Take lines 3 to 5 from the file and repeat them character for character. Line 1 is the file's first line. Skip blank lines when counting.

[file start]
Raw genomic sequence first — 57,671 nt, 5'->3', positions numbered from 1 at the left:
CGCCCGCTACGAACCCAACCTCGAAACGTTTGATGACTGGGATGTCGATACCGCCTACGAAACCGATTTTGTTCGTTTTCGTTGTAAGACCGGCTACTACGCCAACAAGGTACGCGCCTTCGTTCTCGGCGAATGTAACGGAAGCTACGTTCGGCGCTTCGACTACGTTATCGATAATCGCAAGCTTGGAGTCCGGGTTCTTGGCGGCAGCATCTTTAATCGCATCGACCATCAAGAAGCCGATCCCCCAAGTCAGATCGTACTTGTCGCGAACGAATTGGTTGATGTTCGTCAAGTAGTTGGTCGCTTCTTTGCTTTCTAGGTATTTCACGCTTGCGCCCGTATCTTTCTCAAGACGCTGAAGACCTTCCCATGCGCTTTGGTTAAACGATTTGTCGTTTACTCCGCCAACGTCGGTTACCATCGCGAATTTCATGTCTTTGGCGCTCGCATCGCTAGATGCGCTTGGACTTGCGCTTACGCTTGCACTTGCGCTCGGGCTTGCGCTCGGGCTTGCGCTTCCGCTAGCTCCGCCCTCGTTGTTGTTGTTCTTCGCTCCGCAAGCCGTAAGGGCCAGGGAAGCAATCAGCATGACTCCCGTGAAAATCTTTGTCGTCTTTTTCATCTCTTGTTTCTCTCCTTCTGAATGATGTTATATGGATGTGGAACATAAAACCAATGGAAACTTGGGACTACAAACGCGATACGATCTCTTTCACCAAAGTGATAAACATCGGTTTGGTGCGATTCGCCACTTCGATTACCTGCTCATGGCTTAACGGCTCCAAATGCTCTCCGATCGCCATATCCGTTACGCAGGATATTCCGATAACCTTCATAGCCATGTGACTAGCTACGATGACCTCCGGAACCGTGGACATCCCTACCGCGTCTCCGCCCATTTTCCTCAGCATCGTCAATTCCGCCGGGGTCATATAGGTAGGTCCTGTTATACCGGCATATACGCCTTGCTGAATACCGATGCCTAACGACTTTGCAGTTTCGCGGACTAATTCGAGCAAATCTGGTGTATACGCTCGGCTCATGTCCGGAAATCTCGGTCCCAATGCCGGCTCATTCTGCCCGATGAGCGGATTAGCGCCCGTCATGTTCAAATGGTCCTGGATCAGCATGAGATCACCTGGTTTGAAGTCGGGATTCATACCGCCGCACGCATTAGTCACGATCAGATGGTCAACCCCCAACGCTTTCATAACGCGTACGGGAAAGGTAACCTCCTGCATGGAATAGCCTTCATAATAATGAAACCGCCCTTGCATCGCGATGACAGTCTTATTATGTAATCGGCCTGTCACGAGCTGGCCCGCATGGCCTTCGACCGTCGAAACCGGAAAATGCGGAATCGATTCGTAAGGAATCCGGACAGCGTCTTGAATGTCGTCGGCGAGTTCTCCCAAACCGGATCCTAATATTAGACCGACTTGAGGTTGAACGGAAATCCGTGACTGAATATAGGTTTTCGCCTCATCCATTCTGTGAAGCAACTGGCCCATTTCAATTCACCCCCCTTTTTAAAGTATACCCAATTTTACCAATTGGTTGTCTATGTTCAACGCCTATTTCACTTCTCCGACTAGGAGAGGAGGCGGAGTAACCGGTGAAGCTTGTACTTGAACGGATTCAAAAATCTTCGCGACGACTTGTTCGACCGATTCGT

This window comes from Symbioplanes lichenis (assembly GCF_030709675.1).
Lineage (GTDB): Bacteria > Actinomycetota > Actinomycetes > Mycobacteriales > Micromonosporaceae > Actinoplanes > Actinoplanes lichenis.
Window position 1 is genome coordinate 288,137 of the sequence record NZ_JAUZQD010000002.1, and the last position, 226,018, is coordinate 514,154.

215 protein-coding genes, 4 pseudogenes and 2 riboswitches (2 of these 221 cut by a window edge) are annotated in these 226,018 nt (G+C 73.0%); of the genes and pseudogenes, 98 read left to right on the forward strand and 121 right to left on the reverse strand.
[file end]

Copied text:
This window comes from Symbioplanes lichenis (assembly GCF_030709675.1).
Lineage (GTDB): Bacteria > Actinomycetota > Actinomycetes > Mycobacteriales > Micromonosporaceae > Actinoplanes > Actinoplanes lichenis.
Window position 1 is genome coordinate 288,137 of the sequence record NZ_JAUZQD010000002.1, and the last position, 226,018, is coordinate 514,154.